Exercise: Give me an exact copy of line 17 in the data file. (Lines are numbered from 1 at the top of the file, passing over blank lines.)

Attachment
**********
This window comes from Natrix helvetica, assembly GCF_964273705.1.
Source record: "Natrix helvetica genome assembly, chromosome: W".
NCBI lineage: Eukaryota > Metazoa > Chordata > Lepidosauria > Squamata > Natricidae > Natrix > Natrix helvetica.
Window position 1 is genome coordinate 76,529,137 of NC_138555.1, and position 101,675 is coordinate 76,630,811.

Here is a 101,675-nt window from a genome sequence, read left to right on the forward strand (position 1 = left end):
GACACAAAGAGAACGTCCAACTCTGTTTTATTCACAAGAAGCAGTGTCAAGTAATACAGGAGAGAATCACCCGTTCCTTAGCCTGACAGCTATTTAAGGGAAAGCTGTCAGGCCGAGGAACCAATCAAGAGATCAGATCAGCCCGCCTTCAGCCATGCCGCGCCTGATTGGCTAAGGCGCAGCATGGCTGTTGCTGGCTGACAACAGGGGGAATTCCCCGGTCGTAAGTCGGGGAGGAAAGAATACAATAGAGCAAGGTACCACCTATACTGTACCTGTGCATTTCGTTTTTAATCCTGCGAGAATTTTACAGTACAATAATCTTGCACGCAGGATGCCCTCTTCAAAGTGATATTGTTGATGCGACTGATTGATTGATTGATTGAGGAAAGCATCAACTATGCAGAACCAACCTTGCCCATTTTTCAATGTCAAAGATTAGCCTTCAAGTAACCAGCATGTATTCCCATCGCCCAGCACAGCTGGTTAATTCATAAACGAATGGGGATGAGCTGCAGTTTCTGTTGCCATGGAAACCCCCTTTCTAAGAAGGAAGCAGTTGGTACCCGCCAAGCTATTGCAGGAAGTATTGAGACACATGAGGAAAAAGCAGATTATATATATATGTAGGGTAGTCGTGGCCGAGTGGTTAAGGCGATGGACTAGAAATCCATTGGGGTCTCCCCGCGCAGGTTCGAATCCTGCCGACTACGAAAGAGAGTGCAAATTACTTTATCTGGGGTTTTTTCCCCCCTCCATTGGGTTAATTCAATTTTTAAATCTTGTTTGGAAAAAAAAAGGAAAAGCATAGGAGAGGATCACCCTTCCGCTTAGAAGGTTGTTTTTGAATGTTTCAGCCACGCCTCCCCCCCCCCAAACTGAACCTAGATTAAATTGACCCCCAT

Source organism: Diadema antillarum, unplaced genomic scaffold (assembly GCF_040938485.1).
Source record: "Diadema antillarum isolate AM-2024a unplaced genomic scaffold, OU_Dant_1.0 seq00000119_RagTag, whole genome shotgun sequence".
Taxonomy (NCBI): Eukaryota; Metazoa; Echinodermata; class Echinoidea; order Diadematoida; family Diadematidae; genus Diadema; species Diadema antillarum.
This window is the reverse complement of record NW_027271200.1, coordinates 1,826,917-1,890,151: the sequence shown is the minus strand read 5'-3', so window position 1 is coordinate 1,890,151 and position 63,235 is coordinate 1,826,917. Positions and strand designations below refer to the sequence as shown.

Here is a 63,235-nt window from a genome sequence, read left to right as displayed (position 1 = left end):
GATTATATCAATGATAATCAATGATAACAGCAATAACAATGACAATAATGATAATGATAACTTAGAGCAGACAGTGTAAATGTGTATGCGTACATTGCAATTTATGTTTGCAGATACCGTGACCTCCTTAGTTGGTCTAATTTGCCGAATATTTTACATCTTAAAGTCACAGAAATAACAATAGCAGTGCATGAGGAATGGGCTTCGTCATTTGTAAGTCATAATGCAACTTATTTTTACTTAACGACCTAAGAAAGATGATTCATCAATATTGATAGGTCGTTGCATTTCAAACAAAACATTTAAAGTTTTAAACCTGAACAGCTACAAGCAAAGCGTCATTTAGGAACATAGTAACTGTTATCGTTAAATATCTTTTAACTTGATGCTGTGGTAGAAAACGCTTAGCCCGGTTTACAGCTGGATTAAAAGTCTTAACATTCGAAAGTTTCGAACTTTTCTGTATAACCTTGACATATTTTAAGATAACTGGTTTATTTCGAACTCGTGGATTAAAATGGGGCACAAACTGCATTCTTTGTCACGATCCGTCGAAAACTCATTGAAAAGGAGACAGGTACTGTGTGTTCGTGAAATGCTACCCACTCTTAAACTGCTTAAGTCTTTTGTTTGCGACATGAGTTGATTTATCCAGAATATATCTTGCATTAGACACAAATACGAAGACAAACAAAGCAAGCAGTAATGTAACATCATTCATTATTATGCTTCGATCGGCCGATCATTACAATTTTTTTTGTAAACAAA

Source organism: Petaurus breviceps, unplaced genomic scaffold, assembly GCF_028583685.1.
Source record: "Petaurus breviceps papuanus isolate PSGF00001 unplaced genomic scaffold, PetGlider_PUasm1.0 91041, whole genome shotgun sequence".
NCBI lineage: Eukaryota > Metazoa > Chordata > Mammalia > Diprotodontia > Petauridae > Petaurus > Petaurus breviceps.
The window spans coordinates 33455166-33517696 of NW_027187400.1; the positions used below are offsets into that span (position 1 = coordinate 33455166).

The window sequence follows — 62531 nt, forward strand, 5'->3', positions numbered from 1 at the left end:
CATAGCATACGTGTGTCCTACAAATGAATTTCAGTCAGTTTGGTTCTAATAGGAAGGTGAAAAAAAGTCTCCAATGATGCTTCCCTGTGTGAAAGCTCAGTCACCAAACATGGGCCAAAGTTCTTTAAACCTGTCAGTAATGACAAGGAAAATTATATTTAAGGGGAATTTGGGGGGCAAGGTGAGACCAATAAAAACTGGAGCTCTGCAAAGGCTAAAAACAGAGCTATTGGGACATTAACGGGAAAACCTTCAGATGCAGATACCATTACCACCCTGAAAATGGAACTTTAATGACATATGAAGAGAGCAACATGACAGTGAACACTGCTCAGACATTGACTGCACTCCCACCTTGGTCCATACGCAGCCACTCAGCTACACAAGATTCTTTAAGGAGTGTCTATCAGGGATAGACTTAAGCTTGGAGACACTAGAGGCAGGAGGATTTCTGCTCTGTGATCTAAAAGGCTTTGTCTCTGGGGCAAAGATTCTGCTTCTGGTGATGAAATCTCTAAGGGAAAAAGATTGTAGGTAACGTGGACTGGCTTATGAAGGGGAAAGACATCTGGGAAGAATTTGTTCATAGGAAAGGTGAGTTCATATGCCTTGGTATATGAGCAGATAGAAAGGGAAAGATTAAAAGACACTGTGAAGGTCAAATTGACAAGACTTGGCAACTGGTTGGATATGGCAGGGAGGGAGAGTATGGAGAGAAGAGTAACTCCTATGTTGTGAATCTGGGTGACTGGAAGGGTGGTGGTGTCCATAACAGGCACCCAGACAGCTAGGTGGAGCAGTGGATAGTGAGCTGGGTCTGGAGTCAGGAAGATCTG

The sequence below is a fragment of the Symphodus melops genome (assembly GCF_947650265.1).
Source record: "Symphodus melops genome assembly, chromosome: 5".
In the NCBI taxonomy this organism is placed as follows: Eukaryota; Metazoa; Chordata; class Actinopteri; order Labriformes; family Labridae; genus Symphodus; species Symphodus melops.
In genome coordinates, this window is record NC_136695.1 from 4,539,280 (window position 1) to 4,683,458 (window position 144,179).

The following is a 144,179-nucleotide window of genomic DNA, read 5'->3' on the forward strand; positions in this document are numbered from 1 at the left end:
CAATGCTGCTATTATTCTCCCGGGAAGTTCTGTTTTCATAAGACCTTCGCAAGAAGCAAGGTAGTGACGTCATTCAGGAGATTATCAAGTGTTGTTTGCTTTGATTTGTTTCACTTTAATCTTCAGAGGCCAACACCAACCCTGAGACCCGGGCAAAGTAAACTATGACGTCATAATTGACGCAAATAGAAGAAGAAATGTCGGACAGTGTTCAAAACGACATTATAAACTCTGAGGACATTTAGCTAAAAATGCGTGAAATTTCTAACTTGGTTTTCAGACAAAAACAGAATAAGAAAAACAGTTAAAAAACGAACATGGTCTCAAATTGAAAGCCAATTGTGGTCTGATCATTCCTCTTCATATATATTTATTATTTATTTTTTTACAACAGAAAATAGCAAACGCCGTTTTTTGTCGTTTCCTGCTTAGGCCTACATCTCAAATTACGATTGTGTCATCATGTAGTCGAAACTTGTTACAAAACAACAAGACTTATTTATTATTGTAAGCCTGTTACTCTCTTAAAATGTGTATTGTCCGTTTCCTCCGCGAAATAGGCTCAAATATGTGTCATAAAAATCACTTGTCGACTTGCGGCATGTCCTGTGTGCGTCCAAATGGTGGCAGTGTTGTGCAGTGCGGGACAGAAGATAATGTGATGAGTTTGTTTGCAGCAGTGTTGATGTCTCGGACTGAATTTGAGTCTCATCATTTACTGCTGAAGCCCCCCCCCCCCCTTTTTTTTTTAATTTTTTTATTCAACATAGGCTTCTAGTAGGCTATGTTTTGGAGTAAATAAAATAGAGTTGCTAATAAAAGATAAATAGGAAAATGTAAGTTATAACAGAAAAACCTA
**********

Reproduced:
The window sequence follows — 62531 nt, forward strand, 5'->3', positions numbered from 1 at the left end: